Near the end I wrote: "This is only one scenario. There are other scenarios. Perhaps BMW could not stand Tesla's terms and is proceeding along a different route. Perhaps BMW will partner with some other entity that will help it build their versions of superchargers. That is also a possibility."
The purpose of this article is to describe the rationale for what I think is the more likely path for BMW. Let’s start with the weakest link in the BMW-Tesla supercharger sharing argument.
In the U.S. and Europe, Tesla’s superchargers are placed mostly along the rural freeways connecting the cities. They may be spaced 100-200 miles apart. They enable you to drive from California to New York, so these are long stretches across the fruited plains.
The fundamental problem for BMW to bother with this network right now, is that neither BMW nor any other automaker has a car that fits this network’s layout. BMW has an exotic plug-in electric car that can handle long-distance travel, the i8, but it does so by using an on-board gasoline generator. The smaller BMW i3 is available with an optional gasoline generator, but it only has a two gallon gasoline tank, making long-distance travel impractical.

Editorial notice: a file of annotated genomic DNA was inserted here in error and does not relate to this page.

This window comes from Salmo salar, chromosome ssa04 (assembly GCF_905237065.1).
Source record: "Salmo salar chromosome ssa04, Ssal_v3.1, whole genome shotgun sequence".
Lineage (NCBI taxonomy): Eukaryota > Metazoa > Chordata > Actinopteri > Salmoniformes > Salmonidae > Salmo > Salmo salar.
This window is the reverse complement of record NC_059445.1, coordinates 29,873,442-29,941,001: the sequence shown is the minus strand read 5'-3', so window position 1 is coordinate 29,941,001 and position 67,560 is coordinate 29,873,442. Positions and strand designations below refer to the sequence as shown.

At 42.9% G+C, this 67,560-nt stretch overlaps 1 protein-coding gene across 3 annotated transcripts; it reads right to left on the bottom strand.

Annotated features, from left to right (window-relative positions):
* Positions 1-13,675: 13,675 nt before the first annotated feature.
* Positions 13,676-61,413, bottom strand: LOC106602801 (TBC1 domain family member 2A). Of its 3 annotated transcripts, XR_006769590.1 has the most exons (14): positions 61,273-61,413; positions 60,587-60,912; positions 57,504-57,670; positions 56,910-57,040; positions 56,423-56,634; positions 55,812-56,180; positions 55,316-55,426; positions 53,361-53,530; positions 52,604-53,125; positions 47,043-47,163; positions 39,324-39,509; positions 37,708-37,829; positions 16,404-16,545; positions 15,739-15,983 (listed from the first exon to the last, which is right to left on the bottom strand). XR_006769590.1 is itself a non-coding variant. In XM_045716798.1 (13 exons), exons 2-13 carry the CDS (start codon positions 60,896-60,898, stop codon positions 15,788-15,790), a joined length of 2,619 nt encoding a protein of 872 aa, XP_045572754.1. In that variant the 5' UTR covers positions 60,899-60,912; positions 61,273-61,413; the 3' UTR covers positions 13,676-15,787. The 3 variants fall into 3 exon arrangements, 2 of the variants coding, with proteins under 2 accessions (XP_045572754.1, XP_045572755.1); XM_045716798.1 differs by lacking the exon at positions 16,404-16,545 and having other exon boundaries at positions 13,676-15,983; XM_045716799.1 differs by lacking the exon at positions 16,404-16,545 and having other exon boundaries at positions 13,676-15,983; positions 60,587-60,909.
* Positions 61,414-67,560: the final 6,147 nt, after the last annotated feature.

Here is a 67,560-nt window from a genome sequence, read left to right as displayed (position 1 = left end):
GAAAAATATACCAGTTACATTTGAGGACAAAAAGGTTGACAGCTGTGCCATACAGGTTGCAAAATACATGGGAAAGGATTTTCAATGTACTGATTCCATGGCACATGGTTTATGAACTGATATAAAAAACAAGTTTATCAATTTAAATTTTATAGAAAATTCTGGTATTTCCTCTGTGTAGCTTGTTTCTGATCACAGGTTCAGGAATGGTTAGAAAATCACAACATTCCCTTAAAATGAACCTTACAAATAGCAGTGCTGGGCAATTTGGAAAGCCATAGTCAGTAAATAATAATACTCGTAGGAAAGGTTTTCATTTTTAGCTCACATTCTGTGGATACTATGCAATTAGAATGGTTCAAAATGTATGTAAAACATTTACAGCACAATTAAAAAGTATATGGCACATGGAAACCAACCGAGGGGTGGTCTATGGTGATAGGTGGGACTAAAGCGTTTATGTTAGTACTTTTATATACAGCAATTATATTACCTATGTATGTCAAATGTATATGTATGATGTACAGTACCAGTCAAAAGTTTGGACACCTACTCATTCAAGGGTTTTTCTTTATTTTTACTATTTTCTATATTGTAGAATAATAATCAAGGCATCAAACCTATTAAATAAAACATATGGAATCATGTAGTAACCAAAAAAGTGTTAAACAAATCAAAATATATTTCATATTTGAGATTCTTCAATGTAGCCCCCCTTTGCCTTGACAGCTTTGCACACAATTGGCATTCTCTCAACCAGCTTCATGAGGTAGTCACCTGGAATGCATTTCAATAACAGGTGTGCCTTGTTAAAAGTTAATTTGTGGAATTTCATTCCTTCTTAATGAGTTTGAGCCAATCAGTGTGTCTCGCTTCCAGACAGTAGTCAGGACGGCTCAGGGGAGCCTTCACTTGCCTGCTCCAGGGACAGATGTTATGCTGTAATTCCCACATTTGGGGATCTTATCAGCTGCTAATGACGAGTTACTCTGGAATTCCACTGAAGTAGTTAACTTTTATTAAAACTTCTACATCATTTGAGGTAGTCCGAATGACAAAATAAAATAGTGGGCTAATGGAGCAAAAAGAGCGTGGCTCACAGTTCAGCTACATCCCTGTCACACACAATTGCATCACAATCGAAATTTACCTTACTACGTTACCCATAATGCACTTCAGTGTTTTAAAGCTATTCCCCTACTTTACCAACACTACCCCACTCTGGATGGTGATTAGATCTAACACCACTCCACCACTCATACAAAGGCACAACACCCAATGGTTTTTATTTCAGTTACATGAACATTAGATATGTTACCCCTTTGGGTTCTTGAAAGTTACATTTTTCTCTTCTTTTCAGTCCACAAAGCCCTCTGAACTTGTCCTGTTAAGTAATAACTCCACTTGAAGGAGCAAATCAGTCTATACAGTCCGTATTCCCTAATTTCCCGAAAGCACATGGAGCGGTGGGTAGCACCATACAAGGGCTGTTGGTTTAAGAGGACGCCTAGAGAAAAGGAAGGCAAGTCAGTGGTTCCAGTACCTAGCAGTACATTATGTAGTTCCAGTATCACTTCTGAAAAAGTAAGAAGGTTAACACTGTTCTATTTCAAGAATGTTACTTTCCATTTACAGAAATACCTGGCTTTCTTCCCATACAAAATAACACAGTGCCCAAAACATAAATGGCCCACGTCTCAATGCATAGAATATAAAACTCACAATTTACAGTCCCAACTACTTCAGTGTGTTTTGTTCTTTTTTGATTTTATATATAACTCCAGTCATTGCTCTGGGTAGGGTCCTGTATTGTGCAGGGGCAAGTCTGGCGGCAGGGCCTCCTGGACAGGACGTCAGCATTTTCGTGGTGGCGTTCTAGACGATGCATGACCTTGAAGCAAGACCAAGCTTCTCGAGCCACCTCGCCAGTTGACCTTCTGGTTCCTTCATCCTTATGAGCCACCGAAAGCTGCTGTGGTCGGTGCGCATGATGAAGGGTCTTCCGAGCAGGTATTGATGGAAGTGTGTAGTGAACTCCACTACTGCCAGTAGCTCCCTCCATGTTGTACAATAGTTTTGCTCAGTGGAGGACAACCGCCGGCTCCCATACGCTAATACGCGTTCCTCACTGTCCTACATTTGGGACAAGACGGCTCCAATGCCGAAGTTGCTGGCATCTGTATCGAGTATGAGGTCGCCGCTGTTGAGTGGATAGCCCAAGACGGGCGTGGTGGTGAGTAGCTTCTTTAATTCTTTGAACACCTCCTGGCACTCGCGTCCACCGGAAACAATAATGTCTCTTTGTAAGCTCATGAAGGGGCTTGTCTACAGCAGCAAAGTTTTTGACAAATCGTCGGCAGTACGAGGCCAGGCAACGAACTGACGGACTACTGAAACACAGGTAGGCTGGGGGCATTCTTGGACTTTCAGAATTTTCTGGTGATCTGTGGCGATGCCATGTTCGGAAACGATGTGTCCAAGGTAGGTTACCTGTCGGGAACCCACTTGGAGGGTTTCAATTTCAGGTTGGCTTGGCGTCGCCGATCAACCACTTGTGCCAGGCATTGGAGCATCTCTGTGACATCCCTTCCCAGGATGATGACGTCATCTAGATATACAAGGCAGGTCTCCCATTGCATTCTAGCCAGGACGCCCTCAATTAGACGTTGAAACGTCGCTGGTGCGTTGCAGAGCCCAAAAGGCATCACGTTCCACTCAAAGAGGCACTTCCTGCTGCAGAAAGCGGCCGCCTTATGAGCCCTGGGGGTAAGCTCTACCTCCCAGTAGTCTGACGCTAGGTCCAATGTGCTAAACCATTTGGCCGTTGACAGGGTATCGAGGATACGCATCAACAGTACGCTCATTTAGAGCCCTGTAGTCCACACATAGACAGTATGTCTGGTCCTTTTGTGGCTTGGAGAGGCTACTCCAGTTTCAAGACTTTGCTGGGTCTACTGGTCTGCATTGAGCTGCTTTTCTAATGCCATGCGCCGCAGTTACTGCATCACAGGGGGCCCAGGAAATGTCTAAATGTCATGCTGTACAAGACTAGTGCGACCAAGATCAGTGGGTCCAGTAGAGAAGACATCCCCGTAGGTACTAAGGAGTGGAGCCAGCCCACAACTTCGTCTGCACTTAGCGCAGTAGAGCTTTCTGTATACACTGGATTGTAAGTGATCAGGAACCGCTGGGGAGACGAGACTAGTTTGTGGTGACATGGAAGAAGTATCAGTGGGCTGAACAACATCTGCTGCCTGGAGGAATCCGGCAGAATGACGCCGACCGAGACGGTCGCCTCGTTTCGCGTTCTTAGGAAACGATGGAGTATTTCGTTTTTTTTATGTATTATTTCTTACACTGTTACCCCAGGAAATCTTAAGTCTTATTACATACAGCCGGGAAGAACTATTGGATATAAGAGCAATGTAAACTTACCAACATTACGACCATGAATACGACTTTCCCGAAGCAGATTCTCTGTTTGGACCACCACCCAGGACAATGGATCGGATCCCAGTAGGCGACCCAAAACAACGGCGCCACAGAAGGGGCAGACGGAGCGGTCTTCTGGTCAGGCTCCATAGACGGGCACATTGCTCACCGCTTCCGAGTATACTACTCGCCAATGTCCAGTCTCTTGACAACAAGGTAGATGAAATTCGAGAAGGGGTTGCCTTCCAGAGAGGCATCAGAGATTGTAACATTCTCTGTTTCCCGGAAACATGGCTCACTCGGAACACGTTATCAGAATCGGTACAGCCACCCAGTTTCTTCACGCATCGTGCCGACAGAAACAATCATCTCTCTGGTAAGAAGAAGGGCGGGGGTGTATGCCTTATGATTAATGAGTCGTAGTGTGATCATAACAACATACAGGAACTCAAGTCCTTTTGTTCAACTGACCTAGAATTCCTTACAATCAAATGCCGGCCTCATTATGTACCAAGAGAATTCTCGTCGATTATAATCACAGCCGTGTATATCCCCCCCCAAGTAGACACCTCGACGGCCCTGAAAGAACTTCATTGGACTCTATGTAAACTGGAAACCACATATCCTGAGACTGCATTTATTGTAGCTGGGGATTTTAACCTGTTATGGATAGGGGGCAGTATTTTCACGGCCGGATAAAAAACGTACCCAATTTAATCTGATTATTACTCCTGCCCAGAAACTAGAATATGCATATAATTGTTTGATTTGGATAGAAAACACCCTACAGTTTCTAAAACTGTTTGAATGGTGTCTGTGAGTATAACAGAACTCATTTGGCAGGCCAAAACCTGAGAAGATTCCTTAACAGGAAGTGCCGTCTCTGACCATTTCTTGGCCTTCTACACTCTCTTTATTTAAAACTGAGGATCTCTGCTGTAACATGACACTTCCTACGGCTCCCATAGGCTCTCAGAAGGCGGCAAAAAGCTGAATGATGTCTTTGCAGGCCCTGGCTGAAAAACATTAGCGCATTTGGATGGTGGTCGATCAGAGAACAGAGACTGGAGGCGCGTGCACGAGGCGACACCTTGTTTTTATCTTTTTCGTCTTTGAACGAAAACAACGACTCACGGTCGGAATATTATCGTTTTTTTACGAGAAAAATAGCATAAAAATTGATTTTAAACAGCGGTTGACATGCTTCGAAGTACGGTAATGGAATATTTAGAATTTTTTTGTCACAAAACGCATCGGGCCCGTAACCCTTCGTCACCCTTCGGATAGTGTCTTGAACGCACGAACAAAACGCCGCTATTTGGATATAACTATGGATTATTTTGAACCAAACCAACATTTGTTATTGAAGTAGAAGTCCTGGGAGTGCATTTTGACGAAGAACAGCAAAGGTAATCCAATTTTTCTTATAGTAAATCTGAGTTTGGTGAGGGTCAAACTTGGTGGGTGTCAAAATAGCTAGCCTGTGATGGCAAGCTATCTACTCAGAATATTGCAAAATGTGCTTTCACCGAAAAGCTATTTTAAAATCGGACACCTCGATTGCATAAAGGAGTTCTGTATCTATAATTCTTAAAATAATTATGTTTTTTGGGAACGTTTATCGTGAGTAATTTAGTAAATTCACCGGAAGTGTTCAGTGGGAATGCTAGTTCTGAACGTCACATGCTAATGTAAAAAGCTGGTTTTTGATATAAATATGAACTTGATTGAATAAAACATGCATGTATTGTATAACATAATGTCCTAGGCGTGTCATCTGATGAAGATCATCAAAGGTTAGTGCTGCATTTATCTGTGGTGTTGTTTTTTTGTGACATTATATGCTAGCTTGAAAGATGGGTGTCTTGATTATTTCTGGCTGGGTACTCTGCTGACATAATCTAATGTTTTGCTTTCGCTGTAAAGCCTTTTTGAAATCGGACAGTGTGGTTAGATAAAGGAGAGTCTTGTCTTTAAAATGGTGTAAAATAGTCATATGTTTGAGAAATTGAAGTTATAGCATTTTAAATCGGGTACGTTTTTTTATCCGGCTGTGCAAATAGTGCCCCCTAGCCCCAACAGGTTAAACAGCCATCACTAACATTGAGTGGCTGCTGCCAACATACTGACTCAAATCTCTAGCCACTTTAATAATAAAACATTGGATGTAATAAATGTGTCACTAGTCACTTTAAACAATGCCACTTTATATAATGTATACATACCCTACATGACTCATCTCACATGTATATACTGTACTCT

Looking at the BMW i3 without the gasoline generator, however, it only has a rated average range of 81 miles. Freeway driving at normal 70-80 mph speeds would likely yield meaningfully less than that.
The point here is this: Even if BMW somehow got access to Tesla’s superchargers, the BMW i3 would be essentially useless for this purpose. Most certainly, BMW has somewhere in development one or more cars that could fit Tesla’s current supercharger requirements, from a topology standpoint -- but those are likely two to three years away from making it to market.
As such, it would simply be premature for BMW to get involved with Tesla’s supercharging network at this time. This does not exclude the possibility that it could happen in the coming years, but it seems unlikely right now.